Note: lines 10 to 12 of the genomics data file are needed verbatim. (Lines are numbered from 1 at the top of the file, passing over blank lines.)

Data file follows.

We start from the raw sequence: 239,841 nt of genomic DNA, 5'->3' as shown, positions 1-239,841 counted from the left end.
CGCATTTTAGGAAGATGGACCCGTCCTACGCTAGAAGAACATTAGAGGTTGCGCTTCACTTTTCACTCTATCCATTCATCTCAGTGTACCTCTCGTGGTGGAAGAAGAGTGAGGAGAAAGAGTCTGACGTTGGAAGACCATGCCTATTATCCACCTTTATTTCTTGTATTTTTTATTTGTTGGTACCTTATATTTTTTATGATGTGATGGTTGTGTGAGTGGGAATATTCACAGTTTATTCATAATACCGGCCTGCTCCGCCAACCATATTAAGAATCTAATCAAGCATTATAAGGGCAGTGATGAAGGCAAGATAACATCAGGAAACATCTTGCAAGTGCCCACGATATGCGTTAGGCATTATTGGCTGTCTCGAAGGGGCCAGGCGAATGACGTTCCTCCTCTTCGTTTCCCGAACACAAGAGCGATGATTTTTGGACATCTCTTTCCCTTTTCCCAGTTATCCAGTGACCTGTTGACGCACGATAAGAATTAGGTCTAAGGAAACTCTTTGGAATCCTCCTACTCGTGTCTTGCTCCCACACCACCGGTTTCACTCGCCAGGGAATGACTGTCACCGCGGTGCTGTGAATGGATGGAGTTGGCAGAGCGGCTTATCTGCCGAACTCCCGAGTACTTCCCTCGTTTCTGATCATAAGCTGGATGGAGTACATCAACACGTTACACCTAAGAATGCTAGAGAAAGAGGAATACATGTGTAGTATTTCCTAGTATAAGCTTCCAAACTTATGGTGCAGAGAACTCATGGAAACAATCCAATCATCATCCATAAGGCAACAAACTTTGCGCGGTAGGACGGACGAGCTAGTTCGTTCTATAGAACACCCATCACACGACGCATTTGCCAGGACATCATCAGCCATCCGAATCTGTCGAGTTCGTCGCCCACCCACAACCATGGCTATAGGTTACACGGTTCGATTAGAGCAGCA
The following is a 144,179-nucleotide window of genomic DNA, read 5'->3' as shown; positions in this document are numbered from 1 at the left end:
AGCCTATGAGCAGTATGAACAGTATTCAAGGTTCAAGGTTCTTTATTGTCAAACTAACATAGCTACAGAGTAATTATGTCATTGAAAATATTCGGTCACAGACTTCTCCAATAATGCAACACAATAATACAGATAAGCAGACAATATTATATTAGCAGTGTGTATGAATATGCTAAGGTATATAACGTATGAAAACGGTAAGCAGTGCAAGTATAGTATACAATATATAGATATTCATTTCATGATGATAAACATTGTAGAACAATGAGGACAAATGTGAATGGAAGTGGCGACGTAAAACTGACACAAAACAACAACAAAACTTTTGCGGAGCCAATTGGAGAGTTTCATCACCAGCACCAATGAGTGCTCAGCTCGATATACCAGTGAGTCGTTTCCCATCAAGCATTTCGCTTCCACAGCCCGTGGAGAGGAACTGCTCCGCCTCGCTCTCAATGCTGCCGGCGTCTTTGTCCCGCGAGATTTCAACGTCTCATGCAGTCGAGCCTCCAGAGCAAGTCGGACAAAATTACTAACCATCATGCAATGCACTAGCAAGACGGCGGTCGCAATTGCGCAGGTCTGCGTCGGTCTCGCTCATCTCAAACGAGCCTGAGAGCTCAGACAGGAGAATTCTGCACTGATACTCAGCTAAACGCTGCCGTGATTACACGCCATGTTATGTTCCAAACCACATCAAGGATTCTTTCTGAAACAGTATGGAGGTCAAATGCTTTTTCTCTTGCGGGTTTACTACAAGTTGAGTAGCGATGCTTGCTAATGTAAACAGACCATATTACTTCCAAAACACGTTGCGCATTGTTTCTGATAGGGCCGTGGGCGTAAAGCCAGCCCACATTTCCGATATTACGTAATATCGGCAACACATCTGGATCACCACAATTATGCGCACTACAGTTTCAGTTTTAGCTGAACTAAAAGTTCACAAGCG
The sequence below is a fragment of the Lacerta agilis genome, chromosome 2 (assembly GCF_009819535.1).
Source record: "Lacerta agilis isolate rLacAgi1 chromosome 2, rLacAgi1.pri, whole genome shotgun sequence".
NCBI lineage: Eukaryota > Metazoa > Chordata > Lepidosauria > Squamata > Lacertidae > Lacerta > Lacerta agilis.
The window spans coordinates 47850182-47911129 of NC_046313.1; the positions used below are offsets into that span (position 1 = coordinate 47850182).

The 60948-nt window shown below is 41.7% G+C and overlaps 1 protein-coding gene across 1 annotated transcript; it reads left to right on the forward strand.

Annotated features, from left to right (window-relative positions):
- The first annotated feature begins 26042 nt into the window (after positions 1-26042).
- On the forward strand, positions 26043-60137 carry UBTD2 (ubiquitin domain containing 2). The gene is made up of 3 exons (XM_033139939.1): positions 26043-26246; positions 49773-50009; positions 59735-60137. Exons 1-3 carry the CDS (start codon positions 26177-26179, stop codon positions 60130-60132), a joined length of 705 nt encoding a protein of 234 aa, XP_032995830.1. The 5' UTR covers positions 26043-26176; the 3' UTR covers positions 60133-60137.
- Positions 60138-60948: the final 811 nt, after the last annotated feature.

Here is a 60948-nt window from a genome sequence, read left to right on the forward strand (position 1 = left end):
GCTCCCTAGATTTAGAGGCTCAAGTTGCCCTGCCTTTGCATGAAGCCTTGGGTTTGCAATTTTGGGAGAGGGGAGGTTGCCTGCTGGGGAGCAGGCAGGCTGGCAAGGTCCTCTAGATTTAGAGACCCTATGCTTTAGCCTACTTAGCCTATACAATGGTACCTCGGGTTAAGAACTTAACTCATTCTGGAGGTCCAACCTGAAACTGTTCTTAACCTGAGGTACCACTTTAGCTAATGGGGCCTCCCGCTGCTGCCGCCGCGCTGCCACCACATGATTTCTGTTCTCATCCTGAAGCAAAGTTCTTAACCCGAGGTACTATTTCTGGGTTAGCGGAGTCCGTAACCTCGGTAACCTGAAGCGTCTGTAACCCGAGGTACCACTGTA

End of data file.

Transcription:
Annotated features, from left to right (window-relative positions):
- The first annotated feature begins 26042 nt into the window (after positions 1-26042).
- On the forward strand, positions 26043-60137 carry UBTD2 (ubiquitin domain containing 2). The gene is made up of 3 exons (XM_033139939.1): positions 26043-26246; positions 49773-50009; positions 59735-60137. Exons 1-3 carry the CDS (start codon positions 26177-26179, stop codon positions 60130-60132), a joined length of 705 nt encoding a protein of 234 aa, XP_032995830.1. The 5' UTR covers positions 26043-26176; the 3' UTR covers positions 60133-60137.